November 2017

My grandson Dominick was diagnosed with High Risk Pre-B cell Acute Lymphoblastic Leukemia November 12, 2014. He was 2 1/2. Unfortunately, 8 months before his diagnosis my son in law passed away unexpectedly leaving my daughter with a 4 1/2 year old girl & a 2 year old boy. My daughter was only 33 years old. My husband & I are her main support system. We live 5 minutes away from each other & it's not unusual to get a phone call to hurry over, especially when Dominick was in the height of treatment. He has finished chemo but still goes for monthly blood work & quarterly bone marrow testing. We care for my granddaughter then he goes to the hospital. It's not how we planned to spend retirement but as they say "when you make plans God laughs". It hasn't been an easy road but we're in it for the long haul. Family First!

NANCY'S STORY

November 2017

Benjamin was diagnosed with ALL in November 2013, he had no warning signs or symptoms. It was a check up that raised a “red flag” with his blood counts that had us go to the hospital for further tests which confirmed leukemia. Here we were shocked, scared and getting ready for Benjamin’s little brother who was due in the next couple of months. We found out this was going to be a long journey as the treatment plan for boys is over 3 1/2 years. Together is how we were able to get through it all. As a grandparent your worry is twofold, your grandchild is fighting the beast, and your child, your baby, is faced with taking care of their baby and balancing taking care of siblings (if any). For my daughter and son in law three older boys and a newborn who came earlier then expected and had to spend time in the NIC. The one constant in this journey was we all had each other’s back. Whatever was needed we were and will always be there for each other. I would be amiss if I did not mention the support I received, and continue to receive from other grandparents, who I can honestly say are now friends for life.

JENNIFER'S STORY

November 2017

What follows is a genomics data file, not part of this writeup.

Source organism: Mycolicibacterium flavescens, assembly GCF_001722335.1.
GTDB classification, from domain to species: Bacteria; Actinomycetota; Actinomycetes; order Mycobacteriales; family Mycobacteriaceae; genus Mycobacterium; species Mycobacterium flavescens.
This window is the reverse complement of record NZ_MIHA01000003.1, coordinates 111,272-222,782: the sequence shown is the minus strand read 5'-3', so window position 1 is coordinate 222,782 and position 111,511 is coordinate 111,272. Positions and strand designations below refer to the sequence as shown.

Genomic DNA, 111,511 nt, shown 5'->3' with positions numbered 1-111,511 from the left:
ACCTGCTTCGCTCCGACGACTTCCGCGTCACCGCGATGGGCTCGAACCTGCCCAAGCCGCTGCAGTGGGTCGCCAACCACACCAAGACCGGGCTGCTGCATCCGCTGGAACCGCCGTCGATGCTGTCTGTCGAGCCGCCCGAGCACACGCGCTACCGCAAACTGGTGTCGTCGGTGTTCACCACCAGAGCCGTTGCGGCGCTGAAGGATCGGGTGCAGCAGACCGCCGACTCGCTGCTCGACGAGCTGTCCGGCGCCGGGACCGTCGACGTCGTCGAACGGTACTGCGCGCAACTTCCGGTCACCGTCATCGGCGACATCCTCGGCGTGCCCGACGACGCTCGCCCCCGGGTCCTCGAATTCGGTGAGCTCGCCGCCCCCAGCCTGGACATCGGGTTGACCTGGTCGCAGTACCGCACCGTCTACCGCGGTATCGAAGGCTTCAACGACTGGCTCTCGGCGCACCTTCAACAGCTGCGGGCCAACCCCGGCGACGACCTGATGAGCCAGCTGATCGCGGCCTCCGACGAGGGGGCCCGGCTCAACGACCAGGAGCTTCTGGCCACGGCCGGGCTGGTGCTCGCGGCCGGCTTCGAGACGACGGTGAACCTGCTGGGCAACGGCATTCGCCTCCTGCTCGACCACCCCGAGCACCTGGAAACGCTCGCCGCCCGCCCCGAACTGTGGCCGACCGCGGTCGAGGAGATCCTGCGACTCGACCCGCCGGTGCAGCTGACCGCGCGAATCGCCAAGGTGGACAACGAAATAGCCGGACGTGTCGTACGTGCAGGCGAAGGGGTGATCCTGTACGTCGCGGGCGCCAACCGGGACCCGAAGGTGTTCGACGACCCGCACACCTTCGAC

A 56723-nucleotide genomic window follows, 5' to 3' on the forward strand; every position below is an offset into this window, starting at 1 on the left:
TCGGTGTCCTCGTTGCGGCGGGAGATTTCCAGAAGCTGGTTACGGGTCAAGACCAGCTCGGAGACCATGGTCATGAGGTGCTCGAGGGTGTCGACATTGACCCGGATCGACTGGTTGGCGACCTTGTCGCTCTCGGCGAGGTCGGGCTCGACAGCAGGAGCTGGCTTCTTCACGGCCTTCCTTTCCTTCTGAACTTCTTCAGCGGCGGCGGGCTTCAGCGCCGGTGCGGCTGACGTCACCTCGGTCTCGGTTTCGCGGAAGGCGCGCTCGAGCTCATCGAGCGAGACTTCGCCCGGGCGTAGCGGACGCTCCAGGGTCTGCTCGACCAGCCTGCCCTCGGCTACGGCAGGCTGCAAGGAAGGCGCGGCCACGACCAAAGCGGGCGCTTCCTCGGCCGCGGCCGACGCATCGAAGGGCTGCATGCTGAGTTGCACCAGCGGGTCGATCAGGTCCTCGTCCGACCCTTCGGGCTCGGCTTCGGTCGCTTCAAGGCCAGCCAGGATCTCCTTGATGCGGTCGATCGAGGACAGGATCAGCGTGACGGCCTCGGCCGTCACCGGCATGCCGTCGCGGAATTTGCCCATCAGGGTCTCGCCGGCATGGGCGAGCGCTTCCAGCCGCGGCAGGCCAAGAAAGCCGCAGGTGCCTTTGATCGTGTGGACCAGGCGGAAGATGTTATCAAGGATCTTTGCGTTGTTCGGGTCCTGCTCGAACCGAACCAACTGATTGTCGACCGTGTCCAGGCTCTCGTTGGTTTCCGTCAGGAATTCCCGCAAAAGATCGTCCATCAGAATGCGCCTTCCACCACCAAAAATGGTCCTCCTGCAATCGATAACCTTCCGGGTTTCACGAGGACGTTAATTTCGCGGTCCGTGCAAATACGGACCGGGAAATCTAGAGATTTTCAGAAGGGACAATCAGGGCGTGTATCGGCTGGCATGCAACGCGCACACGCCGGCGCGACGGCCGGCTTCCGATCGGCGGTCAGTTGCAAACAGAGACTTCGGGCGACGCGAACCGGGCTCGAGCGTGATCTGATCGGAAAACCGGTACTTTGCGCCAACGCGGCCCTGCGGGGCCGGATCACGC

On 18th June 2014 I received a phone call from Sam ( who had been to see the doctor that morning). He had been suffering from back pain  , he said could we come down as there was a doctor there & Mum was at work , I panicked a bit but we rushed down. Doctor said his platelets were low & he was to be at the hospital by 8.45 am the next day , I had to tell his Mum when she got home after finishing a long shift . Next day 19 th June by 9am our world shattered when we were told our kind gentle 19 year old Sam had ALL Acute Lymphoblastic Leukaemia & he needed to go to our major hospital to be treated ( luckily for us & him to a teenage Cancer unit). They were marvellous, so positive. He was asked if he knew what Leukaemia was he only knew it was to do with platelets so she told him very gently he had Cancer , he was so brave . He was an inpatient for 18 weeks before getting home after a stay in intensive care. Unfortunately he was so sensitive to chemo it was a struggle for his treatment but all seemed to be going ok & at Christmas 2014 he was in remission.With boys it is a 3 year treatment plan so more treatment.  They tried reducing the strength of chemo but he spent week after week in hospital never getting out for more than a couple of weeks here & there but he got through always cheerful. My daughter stayed with him all the time.Stopped work when he was diagnosed, never left his side & I spent nearly everyday there as support for them. This is what Sam wanted too. Through that summer it was hard but he was managing but unfortunately on September 10th 2015 only 10 days before his 21st Birthday he relapsed and needed a  bone marrow donor. This proved difficult so after pneumonia,  sepsis , and many other awful things he survived & learned to walk again. Found a bone marrow donor, we thought he would now have a chance. I’m  afraid this proved not to be. His amazing Dr managed to get a trial drug (not chemo) from America & in early April he was given this drug. By the end of April he got the news it had killed the Leukaemia. Oh the joy ,but he had trouble taking it in & just kept sleeping 7 th May they rushed him to intensive care & said it wasn’t good he had multiple organ failure. He rallied a little but lost the battle on the 12 th May 2016.  This group helps a lot. I wish I had known about it when  he was diagnosed. I didn’t know any other Grandparents who were feeling like I do. It’s an amazing group to be in.